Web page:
Linda and I took this modest little route on a bright and sunny morning. The most difficult part of getting to Prince Regent DLR station, whence it departs for the Keir Hardie Estate, is fathoming the apparently inexplicable complexities of Canning Town Station. Linda found Platform 3 (trains to Beckton) by trying a number of other options first. I gave up when I followed signs which brought me back, panting, to the Jubilee Line Platforms, and then asked a very helpful young person, who saw me into the lift for the right place, saying that I should have stayed on the Jubilee Line and done a u-turn. Apparently improved signage will be part of the 'works' which are occurring at the moment.
Even with these difficulties we were onto the bus at 09.40, delighted to find it was a double decker. The only other people on the top deck were two people from a French-speaking part of Africa. One of them was amused at our photo taking, but then very helpfully told us when we reached the end of the route and assured us that we could ride the bus back. We gave him a card, so 'bon jour' if you are reading this, sir.
At first we followed the DLR back towards Canning Town, but soon the complicated works were such that we turned right. At first we thought 'it might be Crossrail', our default solution to any signs of disruption, but of course it's just the DLR upgrade. (But please see the very helpful corrective comment below. I had not realised just how far the tentacles of Crossrail had spread) So we turned right to reach Freemasons' Parade, recognising the clear signage at which Newham excels, and then came to Ashburton Wood, which breaks up the public housing nicely.
The YMCA's George Williams College is here. It specialises in degrees relating to Youth and Community work. Then we dived down under the A13 to come into Chargeable Lane, a name which baffled us. Certainly no-one asked us for a toll payment as we headed onwards, through mixed areas of terraced houses and more recent social housing.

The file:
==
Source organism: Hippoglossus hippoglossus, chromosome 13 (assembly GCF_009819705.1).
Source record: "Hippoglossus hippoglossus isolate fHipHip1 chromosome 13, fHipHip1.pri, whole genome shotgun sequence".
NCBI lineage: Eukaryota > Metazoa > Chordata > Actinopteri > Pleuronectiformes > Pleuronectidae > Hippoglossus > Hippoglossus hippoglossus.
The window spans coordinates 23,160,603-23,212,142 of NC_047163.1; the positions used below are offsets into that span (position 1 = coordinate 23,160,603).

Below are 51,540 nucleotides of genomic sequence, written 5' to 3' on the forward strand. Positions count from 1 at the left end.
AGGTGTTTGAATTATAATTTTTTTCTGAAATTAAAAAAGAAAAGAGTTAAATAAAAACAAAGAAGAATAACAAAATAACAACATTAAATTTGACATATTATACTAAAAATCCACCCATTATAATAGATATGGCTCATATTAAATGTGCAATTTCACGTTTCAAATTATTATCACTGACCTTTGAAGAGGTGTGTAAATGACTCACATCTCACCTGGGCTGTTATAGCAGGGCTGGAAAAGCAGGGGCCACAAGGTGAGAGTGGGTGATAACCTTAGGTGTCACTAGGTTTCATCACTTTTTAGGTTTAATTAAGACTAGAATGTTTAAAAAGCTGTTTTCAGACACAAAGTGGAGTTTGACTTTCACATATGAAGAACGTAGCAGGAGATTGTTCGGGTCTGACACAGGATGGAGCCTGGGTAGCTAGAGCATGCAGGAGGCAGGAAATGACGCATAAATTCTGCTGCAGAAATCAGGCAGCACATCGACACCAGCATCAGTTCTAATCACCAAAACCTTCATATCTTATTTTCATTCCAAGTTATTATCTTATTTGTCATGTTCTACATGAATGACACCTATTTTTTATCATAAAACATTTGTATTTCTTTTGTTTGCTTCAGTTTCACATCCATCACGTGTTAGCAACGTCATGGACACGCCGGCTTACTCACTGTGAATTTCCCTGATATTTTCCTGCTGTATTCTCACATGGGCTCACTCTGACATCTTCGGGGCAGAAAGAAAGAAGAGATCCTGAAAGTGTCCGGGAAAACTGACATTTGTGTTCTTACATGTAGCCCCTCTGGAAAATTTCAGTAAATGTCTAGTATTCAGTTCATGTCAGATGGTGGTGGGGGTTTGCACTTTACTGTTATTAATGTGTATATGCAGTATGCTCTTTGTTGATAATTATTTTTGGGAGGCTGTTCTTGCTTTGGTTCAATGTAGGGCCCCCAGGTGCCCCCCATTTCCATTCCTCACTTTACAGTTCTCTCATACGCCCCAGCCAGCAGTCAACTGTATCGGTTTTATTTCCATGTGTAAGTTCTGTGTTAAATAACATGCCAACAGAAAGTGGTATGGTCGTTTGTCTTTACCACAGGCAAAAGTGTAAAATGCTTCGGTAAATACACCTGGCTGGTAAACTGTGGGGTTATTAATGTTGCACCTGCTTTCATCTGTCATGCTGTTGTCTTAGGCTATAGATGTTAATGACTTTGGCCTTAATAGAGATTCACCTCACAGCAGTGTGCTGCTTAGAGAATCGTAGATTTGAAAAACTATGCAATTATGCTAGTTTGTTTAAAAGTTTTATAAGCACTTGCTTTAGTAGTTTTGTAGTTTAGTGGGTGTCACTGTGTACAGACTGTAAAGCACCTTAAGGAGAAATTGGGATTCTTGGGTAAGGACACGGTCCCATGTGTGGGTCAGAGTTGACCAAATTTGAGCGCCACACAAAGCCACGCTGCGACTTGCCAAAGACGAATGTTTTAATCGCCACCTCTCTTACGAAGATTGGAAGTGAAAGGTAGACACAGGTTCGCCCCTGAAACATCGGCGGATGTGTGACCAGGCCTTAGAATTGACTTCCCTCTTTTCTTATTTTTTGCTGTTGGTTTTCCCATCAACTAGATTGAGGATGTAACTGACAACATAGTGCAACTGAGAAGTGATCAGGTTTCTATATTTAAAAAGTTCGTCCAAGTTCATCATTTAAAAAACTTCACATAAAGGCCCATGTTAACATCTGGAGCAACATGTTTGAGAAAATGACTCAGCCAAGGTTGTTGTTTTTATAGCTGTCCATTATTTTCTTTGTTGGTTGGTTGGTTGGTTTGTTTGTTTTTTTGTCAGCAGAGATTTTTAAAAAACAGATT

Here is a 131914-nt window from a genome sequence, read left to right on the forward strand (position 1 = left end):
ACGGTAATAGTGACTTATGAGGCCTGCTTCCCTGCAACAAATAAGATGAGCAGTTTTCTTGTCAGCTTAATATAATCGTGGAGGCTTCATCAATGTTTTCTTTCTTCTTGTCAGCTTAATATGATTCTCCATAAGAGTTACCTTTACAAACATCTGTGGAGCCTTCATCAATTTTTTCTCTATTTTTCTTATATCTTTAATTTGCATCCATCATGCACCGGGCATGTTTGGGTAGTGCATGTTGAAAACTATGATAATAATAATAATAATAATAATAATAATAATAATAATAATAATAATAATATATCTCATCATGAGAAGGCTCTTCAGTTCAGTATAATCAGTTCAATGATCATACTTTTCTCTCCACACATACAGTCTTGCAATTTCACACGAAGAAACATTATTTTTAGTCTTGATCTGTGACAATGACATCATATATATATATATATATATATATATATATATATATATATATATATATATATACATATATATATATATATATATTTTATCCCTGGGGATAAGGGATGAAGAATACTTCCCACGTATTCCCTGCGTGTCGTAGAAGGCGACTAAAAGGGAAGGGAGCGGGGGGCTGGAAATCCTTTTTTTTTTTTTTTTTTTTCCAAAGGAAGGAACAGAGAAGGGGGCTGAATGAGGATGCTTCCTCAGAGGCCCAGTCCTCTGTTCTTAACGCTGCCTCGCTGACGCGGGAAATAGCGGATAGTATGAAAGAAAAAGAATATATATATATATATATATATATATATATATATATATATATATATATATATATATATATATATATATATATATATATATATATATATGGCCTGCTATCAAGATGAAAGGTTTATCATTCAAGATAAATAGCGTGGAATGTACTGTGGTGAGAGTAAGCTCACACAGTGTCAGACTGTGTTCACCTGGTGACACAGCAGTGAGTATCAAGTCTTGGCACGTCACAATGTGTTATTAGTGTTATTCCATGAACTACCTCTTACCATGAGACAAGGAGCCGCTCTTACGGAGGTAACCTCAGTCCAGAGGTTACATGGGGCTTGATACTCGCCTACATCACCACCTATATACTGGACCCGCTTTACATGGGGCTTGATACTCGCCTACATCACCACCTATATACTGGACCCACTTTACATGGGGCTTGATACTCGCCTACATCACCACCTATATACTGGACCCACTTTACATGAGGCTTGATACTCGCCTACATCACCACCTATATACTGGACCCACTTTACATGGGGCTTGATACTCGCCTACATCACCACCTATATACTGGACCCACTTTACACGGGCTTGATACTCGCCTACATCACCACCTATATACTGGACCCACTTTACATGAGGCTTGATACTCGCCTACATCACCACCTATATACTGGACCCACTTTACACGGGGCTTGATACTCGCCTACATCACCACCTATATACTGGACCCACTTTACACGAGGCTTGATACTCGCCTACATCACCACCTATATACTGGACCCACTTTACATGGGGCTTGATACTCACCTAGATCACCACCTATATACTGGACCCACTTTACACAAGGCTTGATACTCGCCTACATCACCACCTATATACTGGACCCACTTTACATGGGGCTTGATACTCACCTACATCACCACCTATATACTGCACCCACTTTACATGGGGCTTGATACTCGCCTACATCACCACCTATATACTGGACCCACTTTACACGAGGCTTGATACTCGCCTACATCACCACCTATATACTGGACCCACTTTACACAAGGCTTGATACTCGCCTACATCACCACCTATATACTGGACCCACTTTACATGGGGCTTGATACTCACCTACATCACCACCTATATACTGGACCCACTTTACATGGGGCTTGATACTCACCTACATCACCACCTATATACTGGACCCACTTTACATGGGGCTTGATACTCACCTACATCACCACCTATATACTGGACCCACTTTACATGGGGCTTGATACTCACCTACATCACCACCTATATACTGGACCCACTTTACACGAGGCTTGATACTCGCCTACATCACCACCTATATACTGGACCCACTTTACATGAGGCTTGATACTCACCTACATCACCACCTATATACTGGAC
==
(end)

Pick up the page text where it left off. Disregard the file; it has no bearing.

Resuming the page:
We also thought that this was not an area that would have much demand for Koi carp, and the shop certainly seemed to have given up. Custom, of course, for the fact that we were in the Custom House Area, rather than anything about the fish.
The Abbey Pub had rather a handsome sign, depicting the interior of an Abbey; but one lot of choir and lay-clerks' stalls look much like another, so I can't tell you which Abbey it is named for. The web seems to think it's called the Abbey Arms, but the sign clearly doesn't.
After passing Hitchcock's the undertakers, once famous for horse drawn hearses, which seems now to be part of a larger group called Albins, we came to Rokeby School. It is displaying the excellent words of its Offsted report. It would be great if their website explained the name, but it doesn't. Rokeby Place is a stately home in Yorkshire; the name is also associated with a Velasquez painting of Venus in the National Gallery, notorious for being attacked by a Suffragette in 1914. Neither of these things appears to have a close Newham link.
Our journey went on, heading straight towards Canary Wharf, and passing the Masjid Al Habib - 'Habib' means 'beloved', by the way -, as well as a beautician called 'His' Grace. We were not clear whether this was FOR men, or BY men.
We went back under the A13 to reach Canning Town Bus Station. The planting that was done for the Olympics is still looking rather nice. It may well be the only legacy that remains, since 'inspiring a generation' to sporting excellence may prove a bit difficult in the absence of funding.
The NHS advertising on the sides of buses also attracted our interest. The temptation to leap out and graffiti 'unless you live in Lewisham' after 'is for saving lives' was successfully resisted.
The Canning Town Caravanserai is a community/craft/events sort of place and we passed it before turning teft and then right to enter the Keir Hardie Estate. This is named for the great Socialist, who rose from the grimmest and poorest of backgrounds to become internationally famous and venerated.
The estate includes some very nice green space, as well as a range of housing types, and our fellow passenger told us that the actual end of the route is the Appleby Centre, which we reached at 10.05.
I nipped downstairs to give our driver a card, and we stayed on to get back to Canning Town. It is a slightly different route through other streets of the estate, passing a house with splendid plastering embellishments, and a school and play centre whose mural included a pretty fine bus.
All in all, a pleasant little ride, which linked in parts with other buses we have known, as far back as the 5, as well as showing us some new parts of East London
Just to finish with, I'll repeat what our plans are for the next few weeks: the 549 will occupy next Monday, and after that the 603 and the 607: but no other 600 buses because they are clearly designated 'school journeys' by TfL and so are not for us. And then it's on to the letters, starting, probably, with a foray into Bexleyheath for some 'B's.